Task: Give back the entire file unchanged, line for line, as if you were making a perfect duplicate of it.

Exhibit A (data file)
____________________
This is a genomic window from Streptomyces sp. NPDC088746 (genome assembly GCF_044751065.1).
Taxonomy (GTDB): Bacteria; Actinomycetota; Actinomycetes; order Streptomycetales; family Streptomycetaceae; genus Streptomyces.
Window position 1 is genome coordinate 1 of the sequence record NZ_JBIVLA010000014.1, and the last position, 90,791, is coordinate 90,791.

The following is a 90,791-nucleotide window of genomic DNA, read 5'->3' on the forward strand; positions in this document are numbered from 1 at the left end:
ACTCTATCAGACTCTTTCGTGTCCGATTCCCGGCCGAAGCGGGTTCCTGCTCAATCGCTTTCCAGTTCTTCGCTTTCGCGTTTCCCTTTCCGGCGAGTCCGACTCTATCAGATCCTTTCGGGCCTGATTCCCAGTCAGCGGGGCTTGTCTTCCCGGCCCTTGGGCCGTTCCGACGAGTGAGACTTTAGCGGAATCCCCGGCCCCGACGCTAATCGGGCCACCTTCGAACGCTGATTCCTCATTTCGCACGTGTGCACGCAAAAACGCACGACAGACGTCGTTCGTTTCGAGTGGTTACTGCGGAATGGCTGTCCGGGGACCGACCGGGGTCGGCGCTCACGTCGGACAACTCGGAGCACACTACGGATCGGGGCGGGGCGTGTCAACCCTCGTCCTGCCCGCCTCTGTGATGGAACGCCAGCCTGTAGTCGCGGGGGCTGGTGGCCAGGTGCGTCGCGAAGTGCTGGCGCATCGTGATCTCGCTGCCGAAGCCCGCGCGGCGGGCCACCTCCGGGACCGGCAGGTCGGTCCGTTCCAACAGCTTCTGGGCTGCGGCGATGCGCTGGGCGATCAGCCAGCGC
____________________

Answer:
This is a genomic window from Streptomyces sp. NPDC088746 (genome assembly GCF_044751065.1).
Taxonomy (GTDB): Bacteria; Actinomycetota; Actinomycetes; order Streptomycetales; family Streptomycetaceae; genus Streptomyces.
Window position 1 is genome coordinate 1 of the sequence record NZ_JBIVLA010000014.1, and the last position, 90,791, is coordinate 90,791.

The following is a 90,791-nucleotide window of genomic DNA, read 5'->3' on the forward strand; positions in this document are numbered from 1 at the left end:
ACTCTATCAGACTCTTTCGTGTCCGATTCCCGGCCGAAGCGGGTTCCTGCTCAATCGCTTTCCAGTTCTTCGCTTTCGCGTTTCCCTTTCCGGCGAGTCCGACTCTATCAGATCCTTTCGGGCCTGATTCCCAGTCAGCGGGGCTTGTCTTCCCGGCCCTTGGGCCGTTCCGACGAGTGAGACTTTAGCGGAATCCCCGGCCCCGACGCTAATCGGGCCACCTTCGAACGCTGATTCCTCATTTCGCACGTGTGCACGCAAAAACGCACGACAGACGTCGTTCGTTTCGAGTGGTTACTGCGGAATGGCTGTCCGGGGACCGACCGGGGTCGGCGCTCACGTCGGACAACTCGGAGCACACTACGGATCGGGGCGGGGCGTGTCAACCCTCGTCCTGCCCGCCTCTGTGATGGAACGCCAGCCTGTAGTCGCGGGGGCTGGTGGCCAGGTGCGTCGCGAAGTGCTGGCGCATCGTGATCTCGCTGCCGAAGCCCGCGCGGCGGGCCACCTCCGGGACCGGCAGGTCGGTCCGTTCCAACAGCTTCTGGGCTGCGGCGATGCGCTGGGCGATCAGCCAGCGC